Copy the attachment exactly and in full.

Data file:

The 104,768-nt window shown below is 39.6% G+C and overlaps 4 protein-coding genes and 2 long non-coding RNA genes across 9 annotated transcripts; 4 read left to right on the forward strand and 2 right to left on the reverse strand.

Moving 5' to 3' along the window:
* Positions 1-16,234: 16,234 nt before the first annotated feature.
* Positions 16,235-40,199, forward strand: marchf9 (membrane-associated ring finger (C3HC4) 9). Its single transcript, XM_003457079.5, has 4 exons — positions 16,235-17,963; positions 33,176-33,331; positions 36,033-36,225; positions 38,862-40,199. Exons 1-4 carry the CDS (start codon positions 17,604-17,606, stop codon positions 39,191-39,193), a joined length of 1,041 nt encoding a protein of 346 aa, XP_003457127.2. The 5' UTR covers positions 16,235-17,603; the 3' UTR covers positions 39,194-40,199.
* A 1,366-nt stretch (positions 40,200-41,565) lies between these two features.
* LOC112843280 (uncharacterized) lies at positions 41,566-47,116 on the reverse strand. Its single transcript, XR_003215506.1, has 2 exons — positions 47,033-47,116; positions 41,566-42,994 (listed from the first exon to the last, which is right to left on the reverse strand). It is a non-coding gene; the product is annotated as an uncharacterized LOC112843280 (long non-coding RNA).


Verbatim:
The 104,768-nt window shown below is 39.6% G+C and overlaps 4 protein-coding genes and 2 long non-coding RNA genes across 9 annotated transcripts; 4 read left to right on the forward strand and 2 right to left on the reverse strand.

Moving 5' to 3' along the window:
* Positions 1-16,234: 16,234 nt before the first annotated feature.
* Positions 16,235-40,199, forward strand: marchf9 (membrane-associated ring finger (C3HC4) 9). Its single transcript, XM_003457079.5, has 4 exons — positions 16,235-17,963; positions 33,176-33,331; positions 36,033-36,225; positions 38,862-40,199. Exons 1-4 carry the CDS (start codon positions 17,604-17,606, stop codon positions 39,191-39,193), a joined length of 1,041 nt encoding a protein of 346 aa, XP_003457127.2. The 5' UTR covers positions 16,235-17,603; the 3' UTR covers positions 39,194-40,199.
* A 1,366-nt stretch (positions 40,200-41,565) lies between these two features.
* LOC112843280 (uncharacterized) lies at positions 41,566-47,116 on the reverse strand. Its single transcript, XR_003215506.1, has 2 exons — positions 47,033-47,116; positions 41,566-42,994 (listed from the first exon to the last, which is right to left on the reverse strand). It is a non-coding gene; the product is annotated as an uncharacterized LOC112843280 (long non-coding RNA).